Rock ‘n’ roll has a history of tragic mispairings — like in 1967 when the Jimi Hendrix Experience opened a tour for the Monkees, or when ABBA and KISS toured in the ’70s, and the more recent double-bill of the Scissor Sisters and Limp Bizkit.
Okay, okay, I made those last two up. But here are three perfect examples of band names that should never appear together on the same bills — but actually did!
• Ratt and Poison: An odd coincidence or the product of a booking agent with a sense of humor, 1987’s Ratt-Poison tour is a semantics and publicity nightmare. And predictably enough it drew barbs from music critics at newspapers all over the country, who were already more disposed to dig Elvis Costello than the leather clad likes of Warren DeMartini and Stephen Pearcy. This gem of a package toured the States in 1987, during the high reign of hair metal. Poison was a newcomer at the time, touring behind their debut album Look What the Cat Dragged In, a title that only made the pairing more awkward. And while Poison were riding high on their breakthrough hit “Talk Dirty To Me,” Ratt were past their prime, but still raking in lots of cheese on the arena circuit.
• Public Enemy and Anthrax: With those band names, this double bill would be rounded up by men in black helicopters and shipped off to Guantanamo Bay by Homeland Security today. But in the pre-9/11 innocence of 1991, it was only rock ‘n’ roll. PE was touring behind Apocalypse 91…The Enemy Strikes Back, a title alluding to the band’s controversial media play at the time, and the disc’s song “Bring the Noize” contained a shout-out to Anthrax, which made the pairing a natural. Plus, Anthrax’s Scott Ian was already wearing PE shirts on stage during his band’s gigs. And Anthrax was supporting their excellent Persistence of Time, which garnered a Grammy nomination for Best Metal Performance.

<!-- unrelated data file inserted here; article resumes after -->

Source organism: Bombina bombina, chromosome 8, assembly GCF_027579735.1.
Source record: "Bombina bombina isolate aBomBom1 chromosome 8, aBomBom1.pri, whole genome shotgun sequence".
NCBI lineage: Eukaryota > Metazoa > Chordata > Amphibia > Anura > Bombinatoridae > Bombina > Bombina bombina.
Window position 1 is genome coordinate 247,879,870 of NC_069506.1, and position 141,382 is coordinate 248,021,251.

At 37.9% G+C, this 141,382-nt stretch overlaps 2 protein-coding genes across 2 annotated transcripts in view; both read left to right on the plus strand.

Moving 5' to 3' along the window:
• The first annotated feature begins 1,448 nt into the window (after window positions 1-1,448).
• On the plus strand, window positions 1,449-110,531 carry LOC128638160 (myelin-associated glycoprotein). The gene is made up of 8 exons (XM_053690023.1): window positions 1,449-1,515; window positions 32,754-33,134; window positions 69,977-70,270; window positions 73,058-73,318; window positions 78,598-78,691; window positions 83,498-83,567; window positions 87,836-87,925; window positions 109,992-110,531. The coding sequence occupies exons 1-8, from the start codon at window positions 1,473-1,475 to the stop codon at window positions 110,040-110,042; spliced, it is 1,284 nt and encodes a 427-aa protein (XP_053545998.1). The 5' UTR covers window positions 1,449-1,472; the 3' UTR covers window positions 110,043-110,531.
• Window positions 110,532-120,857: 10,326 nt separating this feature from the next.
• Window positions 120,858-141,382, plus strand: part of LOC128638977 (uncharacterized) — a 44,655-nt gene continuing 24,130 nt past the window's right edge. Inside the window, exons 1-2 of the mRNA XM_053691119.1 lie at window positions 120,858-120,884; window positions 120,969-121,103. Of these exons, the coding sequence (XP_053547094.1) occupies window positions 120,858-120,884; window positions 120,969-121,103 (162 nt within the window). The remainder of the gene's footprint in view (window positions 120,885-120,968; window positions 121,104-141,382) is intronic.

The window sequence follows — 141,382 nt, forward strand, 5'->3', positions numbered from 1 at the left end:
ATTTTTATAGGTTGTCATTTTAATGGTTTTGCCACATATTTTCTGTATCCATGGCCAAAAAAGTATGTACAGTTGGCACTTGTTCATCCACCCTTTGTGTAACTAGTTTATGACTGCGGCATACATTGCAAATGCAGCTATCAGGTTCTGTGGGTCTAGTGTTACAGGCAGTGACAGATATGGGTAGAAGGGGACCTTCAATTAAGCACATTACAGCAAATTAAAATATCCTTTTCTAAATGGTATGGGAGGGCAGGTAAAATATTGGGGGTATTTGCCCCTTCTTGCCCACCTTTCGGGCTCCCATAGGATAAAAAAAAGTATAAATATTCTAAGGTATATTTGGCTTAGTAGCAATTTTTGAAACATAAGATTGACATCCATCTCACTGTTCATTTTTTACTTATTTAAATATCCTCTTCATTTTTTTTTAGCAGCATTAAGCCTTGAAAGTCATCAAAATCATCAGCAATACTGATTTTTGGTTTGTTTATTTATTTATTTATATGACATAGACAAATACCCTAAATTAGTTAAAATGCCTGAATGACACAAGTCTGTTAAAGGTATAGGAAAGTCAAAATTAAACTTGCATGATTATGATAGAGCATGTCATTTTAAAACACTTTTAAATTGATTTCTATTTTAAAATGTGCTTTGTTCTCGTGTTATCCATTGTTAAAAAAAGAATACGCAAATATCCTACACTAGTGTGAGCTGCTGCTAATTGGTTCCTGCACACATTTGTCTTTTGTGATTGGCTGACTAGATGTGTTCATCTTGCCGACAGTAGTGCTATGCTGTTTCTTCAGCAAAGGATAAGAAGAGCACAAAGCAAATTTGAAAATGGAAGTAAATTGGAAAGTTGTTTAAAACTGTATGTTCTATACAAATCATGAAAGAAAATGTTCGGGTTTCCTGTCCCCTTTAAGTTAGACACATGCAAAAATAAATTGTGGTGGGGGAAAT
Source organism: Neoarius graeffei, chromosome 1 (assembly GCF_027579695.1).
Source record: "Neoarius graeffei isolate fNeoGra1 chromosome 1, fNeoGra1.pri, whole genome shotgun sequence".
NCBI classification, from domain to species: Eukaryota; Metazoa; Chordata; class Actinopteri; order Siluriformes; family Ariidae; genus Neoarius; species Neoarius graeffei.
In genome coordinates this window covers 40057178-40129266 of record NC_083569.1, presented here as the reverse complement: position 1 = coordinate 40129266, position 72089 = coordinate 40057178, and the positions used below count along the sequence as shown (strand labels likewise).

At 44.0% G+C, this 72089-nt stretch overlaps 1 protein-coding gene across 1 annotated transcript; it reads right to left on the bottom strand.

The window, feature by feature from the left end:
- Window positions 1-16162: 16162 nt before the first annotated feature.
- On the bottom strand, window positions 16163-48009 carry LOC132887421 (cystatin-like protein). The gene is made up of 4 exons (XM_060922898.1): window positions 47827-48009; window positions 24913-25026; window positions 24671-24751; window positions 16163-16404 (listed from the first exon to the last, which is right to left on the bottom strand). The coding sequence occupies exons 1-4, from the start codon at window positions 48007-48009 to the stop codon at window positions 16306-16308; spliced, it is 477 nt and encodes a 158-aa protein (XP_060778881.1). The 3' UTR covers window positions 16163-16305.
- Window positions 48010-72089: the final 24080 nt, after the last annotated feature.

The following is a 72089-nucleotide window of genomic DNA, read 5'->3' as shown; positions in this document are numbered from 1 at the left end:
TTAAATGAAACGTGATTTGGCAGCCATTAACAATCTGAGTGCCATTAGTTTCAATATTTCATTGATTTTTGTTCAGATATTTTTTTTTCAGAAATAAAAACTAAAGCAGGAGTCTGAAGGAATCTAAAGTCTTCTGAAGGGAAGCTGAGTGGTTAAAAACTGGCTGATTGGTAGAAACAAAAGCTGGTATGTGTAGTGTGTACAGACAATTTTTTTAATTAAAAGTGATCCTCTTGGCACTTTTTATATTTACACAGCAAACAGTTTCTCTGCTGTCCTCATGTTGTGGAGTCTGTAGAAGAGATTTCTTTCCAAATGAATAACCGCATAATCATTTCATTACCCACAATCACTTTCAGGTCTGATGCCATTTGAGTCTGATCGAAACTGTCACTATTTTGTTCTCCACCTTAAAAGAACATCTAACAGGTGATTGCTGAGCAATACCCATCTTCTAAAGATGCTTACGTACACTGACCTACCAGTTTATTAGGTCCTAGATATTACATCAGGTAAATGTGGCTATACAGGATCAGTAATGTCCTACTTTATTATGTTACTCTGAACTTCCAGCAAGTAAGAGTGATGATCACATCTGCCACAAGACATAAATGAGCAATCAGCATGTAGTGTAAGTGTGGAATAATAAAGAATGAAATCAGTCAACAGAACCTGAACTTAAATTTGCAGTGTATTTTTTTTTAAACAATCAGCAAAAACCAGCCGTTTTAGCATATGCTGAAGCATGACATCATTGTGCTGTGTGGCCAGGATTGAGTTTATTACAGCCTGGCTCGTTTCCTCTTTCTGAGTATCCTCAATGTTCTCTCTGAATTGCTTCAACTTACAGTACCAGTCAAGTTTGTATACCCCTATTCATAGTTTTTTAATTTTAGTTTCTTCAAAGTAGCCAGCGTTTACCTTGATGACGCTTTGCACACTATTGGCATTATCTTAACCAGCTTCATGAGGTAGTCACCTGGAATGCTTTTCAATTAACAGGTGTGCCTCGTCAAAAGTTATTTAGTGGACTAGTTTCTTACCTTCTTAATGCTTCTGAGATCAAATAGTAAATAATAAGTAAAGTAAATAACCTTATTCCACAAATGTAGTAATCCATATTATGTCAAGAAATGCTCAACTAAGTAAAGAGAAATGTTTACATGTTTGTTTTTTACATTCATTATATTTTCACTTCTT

• Meat Puppets and the Fluid: Where’s a family friendly place to go with this? This verbally unfortunate pairing was just a one-night-stand at Denver, Colorado’s German House in 1986. Denver’s own the Fluid would go on to become to first non-Seattle/Portland band to sign with the grunge happy Sub Pop label. And the Meat Puppets were on the legendary punk label SST, which elevated Black Flag and a host of other bands to international fame, touring after the release of the Out My Way EP. Both bands would break up and eventually reassemble, and while they still tour, this remains a one-of-a-kind double-bill.